Differential and age-dependent effects of maternal deprivation on the hypothalamic-pituitary-adrenal axis of brown norway rats from youth to senescence.J Neuroendocrinol 2001; 13(7):569-80JN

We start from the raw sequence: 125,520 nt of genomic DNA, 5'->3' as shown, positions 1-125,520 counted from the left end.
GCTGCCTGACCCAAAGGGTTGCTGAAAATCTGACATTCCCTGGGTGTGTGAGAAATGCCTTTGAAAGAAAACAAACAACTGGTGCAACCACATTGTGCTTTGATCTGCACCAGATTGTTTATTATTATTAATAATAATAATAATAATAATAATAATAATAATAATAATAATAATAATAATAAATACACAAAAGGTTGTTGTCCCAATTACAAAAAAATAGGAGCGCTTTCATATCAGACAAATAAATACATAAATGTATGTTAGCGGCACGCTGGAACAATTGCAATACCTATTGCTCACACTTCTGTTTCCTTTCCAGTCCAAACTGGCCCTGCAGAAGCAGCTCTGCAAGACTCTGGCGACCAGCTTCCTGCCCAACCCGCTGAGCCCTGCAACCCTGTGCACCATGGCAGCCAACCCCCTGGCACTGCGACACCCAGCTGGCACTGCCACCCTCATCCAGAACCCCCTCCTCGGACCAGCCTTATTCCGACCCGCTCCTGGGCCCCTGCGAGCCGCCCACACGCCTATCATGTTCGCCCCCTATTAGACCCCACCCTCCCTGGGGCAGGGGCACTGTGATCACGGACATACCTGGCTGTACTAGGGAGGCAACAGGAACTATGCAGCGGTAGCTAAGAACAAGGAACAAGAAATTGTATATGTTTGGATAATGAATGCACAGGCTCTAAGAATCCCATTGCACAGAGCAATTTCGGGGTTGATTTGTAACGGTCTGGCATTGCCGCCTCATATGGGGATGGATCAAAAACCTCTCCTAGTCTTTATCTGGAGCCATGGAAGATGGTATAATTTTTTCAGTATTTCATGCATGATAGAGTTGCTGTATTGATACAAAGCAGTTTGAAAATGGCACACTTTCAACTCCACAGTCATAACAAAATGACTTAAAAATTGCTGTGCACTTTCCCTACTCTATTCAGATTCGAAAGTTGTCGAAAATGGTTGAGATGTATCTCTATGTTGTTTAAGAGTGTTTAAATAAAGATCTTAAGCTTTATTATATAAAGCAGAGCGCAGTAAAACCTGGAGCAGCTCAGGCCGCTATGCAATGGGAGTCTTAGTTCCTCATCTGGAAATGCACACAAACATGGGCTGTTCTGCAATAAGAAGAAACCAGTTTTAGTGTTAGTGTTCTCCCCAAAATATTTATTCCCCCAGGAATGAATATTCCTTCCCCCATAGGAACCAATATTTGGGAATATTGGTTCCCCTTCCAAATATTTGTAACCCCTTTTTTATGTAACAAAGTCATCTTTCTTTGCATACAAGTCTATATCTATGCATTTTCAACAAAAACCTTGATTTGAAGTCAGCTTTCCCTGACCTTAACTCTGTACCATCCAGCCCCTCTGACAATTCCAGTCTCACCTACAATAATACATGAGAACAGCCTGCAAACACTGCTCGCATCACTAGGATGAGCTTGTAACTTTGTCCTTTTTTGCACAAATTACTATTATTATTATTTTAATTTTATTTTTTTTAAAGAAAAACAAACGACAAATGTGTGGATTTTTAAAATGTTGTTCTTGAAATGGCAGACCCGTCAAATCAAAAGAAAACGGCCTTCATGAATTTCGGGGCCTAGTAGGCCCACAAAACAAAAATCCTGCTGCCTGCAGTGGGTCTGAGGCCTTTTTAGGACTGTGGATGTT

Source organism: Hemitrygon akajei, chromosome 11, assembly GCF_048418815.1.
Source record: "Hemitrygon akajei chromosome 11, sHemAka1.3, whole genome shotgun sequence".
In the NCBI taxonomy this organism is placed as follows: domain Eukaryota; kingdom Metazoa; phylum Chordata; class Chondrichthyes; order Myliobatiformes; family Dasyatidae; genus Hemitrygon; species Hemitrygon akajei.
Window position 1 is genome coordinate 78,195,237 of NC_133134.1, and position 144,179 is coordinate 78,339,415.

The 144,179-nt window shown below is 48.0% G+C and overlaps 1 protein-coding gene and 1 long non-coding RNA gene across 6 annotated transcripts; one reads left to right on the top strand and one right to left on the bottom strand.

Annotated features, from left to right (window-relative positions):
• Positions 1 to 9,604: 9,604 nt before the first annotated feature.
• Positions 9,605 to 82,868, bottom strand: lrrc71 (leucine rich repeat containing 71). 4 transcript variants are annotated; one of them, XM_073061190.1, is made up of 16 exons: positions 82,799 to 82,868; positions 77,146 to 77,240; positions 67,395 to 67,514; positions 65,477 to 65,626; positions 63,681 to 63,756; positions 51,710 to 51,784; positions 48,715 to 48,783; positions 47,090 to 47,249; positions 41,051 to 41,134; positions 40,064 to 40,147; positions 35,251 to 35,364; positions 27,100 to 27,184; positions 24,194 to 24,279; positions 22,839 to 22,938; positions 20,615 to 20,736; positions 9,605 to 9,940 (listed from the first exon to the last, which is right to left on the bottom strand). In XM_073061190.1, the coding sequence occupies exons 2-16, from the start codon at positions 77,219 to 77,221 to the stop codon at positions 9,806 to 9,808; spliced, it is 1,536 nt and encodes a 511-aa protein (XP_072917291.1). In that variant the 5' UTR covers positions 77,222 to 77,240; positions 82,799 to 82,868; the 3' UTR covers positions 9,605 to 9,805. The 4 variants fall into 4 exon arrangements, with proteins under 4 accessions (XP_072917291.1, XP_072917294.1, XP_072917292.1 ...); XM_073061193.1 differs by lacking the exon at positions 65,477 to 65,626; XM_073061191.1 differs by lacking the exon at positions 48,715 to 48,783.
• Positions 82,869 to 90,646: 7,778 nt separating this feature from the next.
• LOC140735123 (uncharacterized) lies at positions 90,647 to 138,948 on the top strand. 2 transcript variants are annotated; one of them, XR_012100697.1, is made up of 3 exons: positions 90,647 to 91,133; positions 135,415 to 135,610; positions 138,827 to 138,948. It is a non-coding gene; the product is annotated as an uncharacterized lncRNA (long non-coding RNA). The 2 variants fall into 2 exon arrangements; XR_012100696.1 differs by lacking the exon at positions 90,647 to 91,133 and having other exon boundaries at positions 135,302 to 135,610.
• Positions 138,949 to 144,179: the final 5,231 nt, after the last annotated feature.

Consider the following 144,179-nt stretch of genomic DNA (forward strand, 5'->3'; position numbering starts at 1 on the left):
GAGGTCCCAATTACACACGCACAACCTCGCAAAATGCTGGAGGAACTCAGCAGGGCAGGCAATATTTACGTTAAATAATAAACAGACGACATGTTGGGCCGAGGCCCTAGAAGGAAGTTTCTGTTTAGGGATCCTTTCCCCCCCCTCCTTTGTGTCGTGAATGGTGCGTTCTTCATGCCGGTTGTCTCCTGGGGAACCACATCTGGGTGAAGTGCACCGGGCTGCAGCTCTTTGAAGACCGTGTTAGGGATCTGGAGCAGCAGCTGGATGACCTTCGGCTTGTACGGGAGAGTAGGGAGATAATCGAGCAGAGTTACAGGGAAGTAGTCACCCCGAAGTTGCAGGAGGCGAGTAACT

In this study, the hypothesis was tested that infants deprived from maternal care show persistent changes in hypothalamic-pituitary-adrenal activity. For this purpose, we studied the effect of maternal deprivation in one cohort of the healthy ageing Brown Norway rat strain showing still more than 80% survival rate at 32 months of age. Three-day-old male Brown Norway rats were either maternally deprived for 24 h or remained with the dam. In 3, 12 and 30-32 months (young, adult, senescent) deprived rats and their nondeprived littermates (controls), we determined basal resting and stress-induced plasma adrenocorticotropic hormone (ACTH) and corticosterone as well as corticotropin releasing hormone (CRH) mRNA expression in the paraventricular nucleus (PVN) of the hypothalamus. Mineralocorticoid (MR) and glucocorticoid receptors (GR) in hippocampus and PVN were also assessed using in vitro cytosol binding and in situ hybridization. The effect of ageing per se showed that in the control nondeprived Brown Norway rats, basal corticosterone and ACTH concentrations did not change during life. However, with age, the corticosterone response to novelty stress became progressively attenuated, but prolonged, while there was an age-related increase in the ACTH response. CRH mRNA expression in PVN decreased with age. Hippocampal MR binding and MR mRNA expression in the dentate gyrus were reduced at senescence, as were the GR binding capacities in hippocampus and hypothalamus. Maternal deprivation did not affect survival rate, body weight, nor adrenal weight of the ageing Brown Norway rats. Basal corticosterone and ACTH levels were not affected by deprivation, except for a rise in basal corticosterone concentrations at 3 months. At this age, the corticosterone output in response to novelty was attenuated in the deprived rats. In contrast, a striking surge in novelty stress-induced corticosterone output occurred at midlife while, at senescence, the corticosterone and ACTH responses were attenuated again in the deprived animals, particularly after the more severe restraint stressor. CRH mRNA expression was reduced only during adulthood in the deprived animals. After maternal deprivation, the MR mRNA in dentate gyrus showed a transient midlife rise. GR binding in hypothalamus and hippocampus GR binding was reduced in young rats while, in the senescent deprived animals, a reduced GRmRNA expression was observed in PVN and hippocampal CA1. In conclusion, in the Brown Norway rat, ageing causes a progressive decline in corticosterone output after stress, which is paralleled at senescence by decreased MR and GR mRNA expression in hippocampus and hypothalamus. The long-term effects of maternal deprivation become manifest differently at different ages and depend on test conditions. The deprivation effect culminates in a midlife corticosterone surge and results at senescence in a strongly reduced corticosterone output.